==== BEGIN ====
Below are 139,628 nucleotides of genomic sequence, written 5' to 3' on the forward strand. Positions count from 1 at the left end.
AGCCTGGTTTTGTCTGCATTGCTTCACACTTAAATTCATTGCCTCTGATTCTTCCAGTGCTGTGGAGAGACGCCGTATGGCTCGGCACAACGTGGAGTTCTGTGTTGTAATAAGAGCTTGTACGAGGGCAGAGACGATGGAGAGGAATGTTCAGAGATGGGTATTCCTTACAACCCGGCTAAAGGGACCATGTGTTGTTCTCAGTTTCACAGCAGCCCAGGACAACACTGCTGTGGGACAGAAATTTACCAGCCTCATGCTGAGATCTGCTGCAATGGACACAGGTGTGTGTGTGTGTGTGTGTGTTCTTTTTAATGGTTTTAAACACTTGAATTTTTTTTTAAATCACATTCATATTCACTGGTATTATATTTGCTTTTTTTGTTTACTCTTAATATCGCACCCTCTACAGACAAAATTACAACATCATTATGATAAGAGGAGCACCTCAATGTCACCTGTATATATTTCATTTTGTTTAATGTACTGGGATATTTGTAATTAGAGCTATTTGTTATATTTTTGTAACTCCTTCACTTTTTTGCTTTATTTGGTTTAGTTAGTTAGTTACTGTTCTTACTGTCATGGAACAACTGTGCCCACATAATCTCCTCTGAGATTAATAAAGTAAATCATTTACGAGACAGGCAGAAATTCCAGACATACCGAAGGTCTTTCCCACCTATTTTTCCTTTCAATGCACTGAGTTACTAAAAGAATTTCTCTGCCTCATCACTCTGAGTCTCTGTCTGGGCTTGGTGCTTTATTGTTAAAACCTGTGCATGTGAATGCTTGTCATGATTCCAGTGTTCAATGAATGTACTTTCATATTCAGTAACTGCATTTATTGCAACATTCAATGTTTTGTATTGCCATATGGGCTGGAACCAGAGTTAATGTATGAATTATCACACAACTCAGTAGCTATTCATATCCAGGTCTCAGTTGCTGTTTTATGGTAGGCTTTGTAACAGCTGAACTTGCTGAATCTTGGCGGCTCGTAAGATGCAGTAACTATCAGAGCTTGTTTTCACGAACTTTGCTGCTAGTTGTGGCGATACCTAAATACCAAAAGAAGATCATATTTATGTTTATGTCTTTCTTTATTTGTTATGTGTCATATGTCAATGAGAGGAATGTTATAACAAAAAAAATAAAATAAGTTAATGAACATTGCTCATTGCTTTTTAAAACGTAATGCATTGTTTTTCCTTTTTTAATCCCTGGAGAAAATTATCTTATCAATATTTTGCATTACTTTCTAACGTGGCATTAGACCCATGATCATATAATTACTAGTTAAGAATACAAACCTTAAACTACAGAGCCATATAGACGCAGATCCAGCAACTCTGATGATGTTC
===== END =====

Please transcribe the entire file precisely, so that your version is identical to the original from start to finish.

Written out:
Below are 139,628 nucleotides of genomic sequence, written 5' to 3' on the forward strand. Positions count from 1 at the left end.
AGCCTGGTTTTGTCTGCATTGCTTCACACTTAAATTCATTGCCTCTGATTCTTCCAGTGCTGTGGAGAGACGCCGTATGGCTCGGCACAACGTGGAGTTCTGTGTTGTAATAAGAGCTTGTACGAGGGCAGAGACGATGGAGAGGAATGTTCAGAGATGGGTATTCCTTACAACCCGGCTAAAGGGACCATGTGTTGTTCTCAGTTTCACAGCAGCCCAGGACAACACTGCTGTGGGACAGAAATTTACCAGCCTCATGCTGAGATCTGCTGCAATGGACACAGGTGTGTGTGTGTGTGTGTGTGTTCTTTTTAATGGTTTTAAACACTTGAATTTTTTTTTAAATCACATTCATATTCACTGGTATTATATTTGCTTTTTTTGTTTACTCTTAATATCGCACCCTCTACAGACAAAATTACAACATCATTATGATAAGAGGAGCACCTCAATGTCACCTGTATATATTTCATTTTGTTTAATGTACTGGGATATTTGTAATTAGAGCTATTTGTTATATTTTTGTAACTCCTTCACTTTTTTGCTTTATTTGGTTTAGTTAGTTAGTTACTGTTCTTACTGTCATGGAACAACTGTGCCCACATAATCTCCTCTGAGATTAATAAAGTAAATCATTTACGAGACAGGCAGAAATTCCAGACATACCGAAGGTCTTTCCCACCTATTTTTCCTTTCAATGCACTGAGTTACTAAAAGAATTTCTCTGCCTCATCACTCTGAGTCTCTGTCTGGGCTTGGTGCTTTATTGTTAAAACCTGTGCATGTGAATGCTTGTCATGATTCCAGTGTTCAATGAATGTACTTTCATATTCAGTAACTGCATTTATTGCAACATTCAATGTTTTGTATTGCCATATGGGCTGGAACCAGAGTTAATGTATGAATTATCACACAACTCAGTAGCTATTCATATCCAGGTCTCAGTTGCTGTTTTATGGTAGGCTTTGTAACAGCTGAACTTGCTGAATCTTGGCGGCTCGTAAGATGCAGTAACTATCAGAGCTTGTTTTCACGAACTTTGCTGCTAGTTGTGGCGATACCTAAATACCAAAAGAAGATCATATTTATGTTTATGTCTTTCTTTATTTGTTATGTGTCATATGTCAATGAGAGGAATGTTATAACAAAAAAAATAAAATAAGTTAATGAACATTGCTCATTGCTTTTTAAAACGTAATGCATTGTTTTTCCTTTTTTAATCCCTGGAGAAAATTATCTTATCAATATTTTGCATTACTTTCTAACGTGGCATTAGACCCATGATCATATAATTACTAGTTAAGAATACAAACCTTAAACTACAGAGCCATATAGACGCAGATCCAGCAACTCTGATGATGTTC